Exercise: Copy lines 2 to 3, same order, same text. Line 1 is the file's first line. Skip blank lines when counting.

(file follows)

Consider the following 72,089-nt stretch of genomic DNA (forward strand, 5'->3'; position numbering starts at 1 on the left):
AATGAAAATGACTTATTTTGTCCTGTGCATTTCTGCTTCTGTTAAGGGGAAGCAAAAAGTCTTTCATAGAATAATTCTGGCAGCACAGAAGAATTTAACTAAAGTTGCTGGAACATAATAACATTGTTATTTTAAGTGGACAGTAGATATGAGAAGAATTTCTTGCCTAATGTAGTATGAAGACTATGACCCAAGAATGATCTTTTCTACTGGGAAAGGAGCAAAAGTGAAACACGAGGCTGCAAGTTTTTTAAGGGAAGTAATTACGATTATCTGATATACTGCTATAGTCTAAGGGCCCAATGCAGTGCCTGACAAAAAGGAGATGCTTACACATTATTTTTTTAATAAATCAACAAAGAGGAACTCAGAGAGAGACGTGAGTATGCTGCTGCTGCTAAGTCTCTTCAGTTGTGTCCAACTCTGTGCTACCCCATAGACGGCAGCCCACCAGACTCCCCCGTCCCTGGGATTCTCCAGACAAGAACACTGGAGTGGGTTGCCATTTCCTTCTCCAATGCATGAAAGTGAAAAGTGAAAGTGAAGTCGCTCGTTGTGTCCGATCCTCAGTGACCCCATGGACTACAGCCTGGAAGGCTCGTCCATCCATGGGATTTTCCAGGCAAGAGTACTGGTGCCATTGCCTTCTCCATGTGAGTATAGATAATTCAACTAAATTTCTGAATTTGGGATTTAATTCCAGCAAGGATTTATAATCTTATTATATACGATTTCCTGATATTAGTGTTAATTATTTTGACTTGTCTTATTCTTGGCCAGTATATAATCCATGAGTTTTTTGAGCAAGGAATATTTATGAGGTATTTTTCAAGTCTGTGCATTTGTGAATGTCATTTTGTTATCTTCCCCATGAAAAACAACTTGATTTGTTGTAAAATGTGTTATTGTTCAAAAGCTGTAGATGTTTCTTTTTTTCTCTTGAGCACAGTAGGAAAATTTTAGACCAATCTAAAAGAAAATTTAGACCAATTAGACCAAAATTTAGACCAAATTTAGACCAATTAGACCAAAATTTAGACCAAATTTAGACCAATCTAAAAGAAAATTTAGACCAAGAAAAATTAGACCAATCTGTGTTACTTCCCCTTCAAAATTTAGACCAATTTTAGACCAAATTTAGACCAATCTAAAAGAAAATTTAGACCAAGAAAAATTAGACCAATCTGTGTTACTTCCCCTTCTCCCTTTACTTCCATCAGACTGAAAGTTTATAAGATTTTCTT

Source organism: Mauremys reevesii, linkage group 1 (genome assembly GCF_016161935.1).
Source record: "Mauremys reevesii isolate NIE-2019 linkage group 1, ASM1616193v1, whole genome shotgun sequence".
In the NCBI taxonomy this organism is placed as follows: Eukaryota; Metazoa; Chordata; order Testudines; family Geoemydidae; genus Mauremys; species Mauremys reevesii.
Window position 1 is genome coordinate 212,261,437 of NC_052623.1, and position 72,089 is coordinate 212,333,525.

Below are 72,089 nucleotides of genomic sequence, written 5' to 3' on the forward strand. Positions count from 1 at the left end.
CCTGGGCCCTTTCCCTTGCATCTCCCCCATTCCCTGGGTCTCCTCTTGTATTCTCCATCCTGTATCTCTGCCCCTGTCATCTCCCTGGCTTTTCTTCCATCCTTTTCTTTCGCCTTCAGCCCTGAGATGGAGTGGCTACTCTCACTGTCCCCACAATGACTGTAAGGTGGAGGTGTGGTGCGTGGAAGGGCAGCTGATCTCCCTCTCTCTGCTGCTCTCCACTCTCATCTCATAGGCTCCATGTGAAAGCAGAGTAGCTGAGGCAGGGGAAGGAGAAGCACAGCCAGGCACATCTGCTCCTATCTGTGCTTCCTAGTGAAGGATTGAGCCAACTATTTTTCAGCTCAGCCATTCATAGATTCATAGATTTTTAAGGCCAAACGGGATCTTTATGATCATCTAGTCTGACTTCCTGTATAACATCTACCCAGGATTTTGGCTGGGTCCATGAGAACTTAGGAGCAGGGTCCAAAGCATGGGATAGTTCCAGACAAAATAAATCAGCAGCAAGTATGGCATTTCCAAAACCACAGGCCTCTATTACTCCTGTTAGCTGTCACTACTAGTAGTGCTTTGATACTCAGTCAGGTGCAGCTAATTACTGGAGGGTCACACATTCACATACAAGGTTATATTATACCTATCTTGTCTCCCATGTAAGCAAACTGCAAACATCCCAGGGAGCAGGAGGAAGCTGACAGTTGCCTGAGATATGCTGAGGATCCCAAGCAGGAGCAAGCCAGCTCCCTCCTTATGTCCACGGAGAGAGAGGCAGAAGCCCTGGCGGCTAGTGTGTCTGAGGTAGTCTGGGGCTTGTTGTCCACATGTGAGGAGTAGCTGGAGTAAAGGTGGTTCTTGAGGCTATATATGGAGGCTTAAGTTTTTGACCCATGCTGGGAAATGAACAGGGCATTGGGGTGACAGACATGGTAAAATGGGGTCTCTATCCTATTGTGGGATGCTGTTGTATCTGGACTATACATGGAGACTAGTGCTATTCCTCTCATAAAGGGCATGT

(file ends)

AATGAAAATGACTTATTTTGTCCTGTGCATTTCTGCTTCTGTTAAGGGGAAGCAAAAAGTCTTTCATAGAATAATTCTGGCAGCACAGAAGAATTTAACTAAAGTTGCTGGAACATAATAACATTGTTATTTTAAGTGGACAGTAGATATGAGAAGAATTTCTTGCCTAATGTAGTATGAAGACTATGACCCAAGAATGATCTTTTCTACTGGGAAAGGAGCAAAAGTGAAACACGAGGCTGCAAGTTTTTTAAGGGAAGTAATTACGATTATCTGATATACTGCTATAGTCTAAGGGCCCAATGCAGTGCCTGACAAAAAGGAGATGCTTACACATTATTTTTTTAATAAATCAACAAAGAGGAACTCAGAGAGAGACGTGAGTATGCTGCTGCTGCTAAGTCTCTTCAGTTGTGTCCAACTCTGTGCTACCCCATAGACGGCAGCCCACCAGACTCCCCCGTCCCTGGGATTCTCCAGACAAGAACACTGGAGTGGGTTGCCATTTCCTTCTCCAATGCATGAAAGTGAAAAGTGAAAGTGAAGTCGCTCGTTGTGTCCGATCCTCAGTGACCCCATGGACTACAGCCTGGAAGGCTCGTCCATCCATGGGATTTTCCAGGCAAGAGTACTGGTGCCATTGCCTTCTCCATGTGAGTATAGATAATTCAACTAAATTTCTGAATTTGGGATTTAATTCCAGCAAGGATTTATAATCTTATTATATACGATTTCCTGATATTAGTGTTAATTATTTTGACTTGTCTTATTCTTGGCCAGTATATAATCCATGAGTTTTTTGAGCAAGGAATATTTATGAGGTATTTTTCAAGTCTGTGCATTTGTGAATGTCATTTTGTTATCTTCCCCATGAAAAACAACTTGATTTGTTGTAAAATGTGTTATTGTTCAAAAGCTGTAGATGTTTCTTTTTTTCTCTTGAGCACAGTAGGAAAATTTTAGACCAATCTAAAAGAAAATTTAGACCAATTAGACCAAAATTTAGACCAAATTTAGACCAATTAGACCAAAATTTAGACCAAATTTAGACCAATCTAAAAGAAAATTTAGACCAAGAAAAATTAGACCAATCTGTGTTACTTCCCCTTCAAAATTTAGACCAATTTTAGACCAAATTTAGACCAATCTAAAAGAAAATTTAGACCAAGAAAAATTAGACCAATCTGTGTTACTTCCCCTTCTCCCTTTACTTCCATCAGACTGAAAGTTTATAAGATTTTCTT

Source organism: Mauremys reevesii, linkage group 1 (genome assembly GCF_016161935.1).